Humane Society International/Canada calls for a phase out of battery cages following the announcement by the National Farm Animal Care Council to update the Code of Practice for egg laying hens, a code which was last updated in 2003.
The update comes at the request of the Egg Farmers of Canada, as per NFACC protocols, which stipulate that an industry must request an update to their Code of Practice in order for a review to take place.
“HSI Canada welcomes the initiative by Egg Farmers of Canada to update their code of practice. We’re hopeful that this update will usher in much higher welfare standards for the millions of laying hens kept across the country.” said Sayara Thurston, campaigner with HSI Canada.
HSI Canada is encouraged that this review will spell the beginning of the end of current industry practices, which pose major concerns to animal welfare. The most severe of these practices is the intensive confinement of more than 95% of Canada’s 26 million egg laying hens in barren battery cages. The Code of Practice update is a two year process, which includes a 60 day public comment period once the first draft of the new code is published. A phase out of the use of barren battery cages would bring Canada in line with numerous other countries who have taken similar steps to end the use of intensive confinement for laying hens.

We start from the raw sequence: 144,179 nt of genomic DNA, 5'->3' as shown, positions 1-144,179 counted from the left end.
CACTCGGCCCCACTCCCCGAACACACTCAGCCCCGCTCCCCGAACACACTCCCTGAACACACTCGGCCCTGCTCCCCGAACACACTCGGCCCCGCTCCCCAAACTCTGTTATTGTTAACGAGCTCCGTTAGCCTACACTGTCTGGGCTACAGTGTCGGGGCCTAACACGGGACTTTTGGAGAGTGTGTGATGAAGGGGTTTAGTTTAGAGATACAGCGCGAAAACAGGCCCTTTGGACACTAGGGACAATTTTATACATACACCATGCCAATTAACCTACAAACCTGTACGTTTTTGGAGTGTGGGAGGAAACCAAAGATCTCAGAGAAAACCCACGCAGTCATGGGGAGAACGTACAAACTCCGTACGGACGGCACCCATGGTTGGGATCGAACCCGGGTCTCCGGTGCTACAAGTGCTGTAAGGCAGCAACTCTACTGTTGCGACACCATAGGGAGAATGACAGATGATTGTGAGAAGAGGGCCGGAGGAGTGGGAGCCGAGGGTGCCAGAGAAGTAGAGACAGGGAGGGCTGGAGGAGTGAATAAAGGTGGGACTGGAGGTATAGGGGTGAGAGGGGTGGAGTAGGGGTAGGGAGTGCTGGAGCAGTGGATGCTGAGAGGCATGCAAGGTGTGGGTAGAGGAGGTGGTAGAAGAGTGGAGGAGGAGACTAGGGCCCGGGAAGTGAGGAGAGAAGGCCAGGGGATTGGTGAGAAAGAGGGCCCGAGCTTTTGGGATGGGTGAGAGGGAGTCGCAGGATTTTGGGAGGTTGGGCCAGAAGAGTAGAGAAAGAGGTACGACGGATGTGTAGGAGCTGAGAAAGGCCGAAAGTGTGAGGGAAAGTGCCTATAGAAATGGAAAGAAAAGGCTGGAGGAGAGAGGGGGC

The European Union outlawed the use of conventional battery cages in January and in the United States, federal legislation to end the use of battery cages in all states was recently presented to Congress. Additionally, New Zealand’s Parliament is currently working on legislation to ban the use of battery cages.
Source: HSI Canada